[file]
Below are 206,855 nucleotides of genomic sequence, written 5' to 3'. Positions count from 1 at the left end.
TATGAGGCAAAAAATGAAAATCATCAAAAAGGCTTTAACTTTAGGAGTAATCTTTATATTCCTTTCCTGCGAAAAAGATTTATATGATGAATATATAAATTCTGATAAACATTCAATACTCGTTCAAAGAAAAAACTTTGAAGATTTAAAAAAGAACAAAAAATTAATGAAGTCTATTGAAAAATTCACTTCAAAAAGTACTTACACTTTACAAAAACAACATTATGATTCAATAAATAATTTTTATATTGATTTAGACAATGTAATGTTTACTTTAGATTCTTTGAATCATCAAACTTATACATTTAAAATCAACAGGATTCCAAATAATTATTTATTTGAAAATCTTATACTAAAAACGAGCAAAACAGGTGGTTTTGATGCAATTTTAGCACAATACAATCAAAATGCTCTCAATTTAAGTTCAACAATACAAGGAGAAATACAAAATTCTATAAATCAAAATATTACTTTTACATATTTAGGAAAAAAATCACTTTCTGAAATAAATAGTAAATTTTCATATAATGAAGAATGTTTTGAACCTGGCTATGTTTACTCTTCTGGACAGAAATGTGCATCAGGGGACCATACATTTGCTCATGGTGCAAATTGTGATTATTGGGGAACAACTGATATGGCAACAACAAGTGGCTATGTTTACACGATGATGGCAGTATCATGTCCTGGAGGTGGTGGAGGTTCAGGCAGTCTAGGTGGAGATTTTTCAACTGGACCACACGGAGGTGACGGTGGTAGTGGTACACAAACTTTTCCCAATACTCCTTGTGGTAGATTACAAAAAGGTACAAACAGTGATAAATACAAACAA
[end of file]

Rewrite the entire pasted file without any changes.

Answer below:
Below are 206,855 nucleotides of genomic sequence, written 5' to 3'. Positions count from 1 at the left end.
TATGAGGCAAAAAATGAAAATCATCAAAAAGGCTTTAACTTTAGGAGTAATCTTTATATTCCTTTCCTGCGAAAAAGATTTATATGATGAATATATAAATTCTGATAAACATTCAATACTCGTTCAAAGAAAAAACTTTGAAGATTTAAAAAAGAACAAAAAATTAATGAAGTCTATTGAAAAATTCACTTCAAAAAGTACTTACACTTTACAAAAACAACATTATGATTCAATAAATAATTTTTATATTGATTTAGACAATGTAATGTTTACTTTAGATTCTTTGAATCATCAAACTTATACATTTAAAATCAACAGGATTCCAAATAATTATTTATTTGAAAATCTTATACTAAAAACGAGCAAAACAGGTGGTTTTGATGCAATTTTAGCACAATACAATCAAAATGCTCTCAATTTAAGTTCAACAATACAAGGAGAAATACAAAATTCTATAAATCAAAATATTACTTTTACATATTTAGGAAAAAAATCACTTTCTGAAATAAATAGTAAATTTTCATATAATGAAGAATGTTTTGAACCTGGCTATGTTTACTCTTCTGGACAGAAATGTGCATCAGGGGACCATACATTTGCTCATGGTGCAAATTGTGATTATTGGGGAACAACTGATATGGCAACAACAAGTGGCTATGTTTACACGATGATGGCAGTATCATGTCCTGGAGGTGGTGGAGGTTCAGGCAGTCTAGGTGGAGATTTTTCAACTGGACCACACGGAGGTGACGGTGGTAGTGGTACACAAACTTTTCCCAATACTCCTTGTGGTAGATTACAAAAAGGTACAAACAGTGATAAATACAAACAA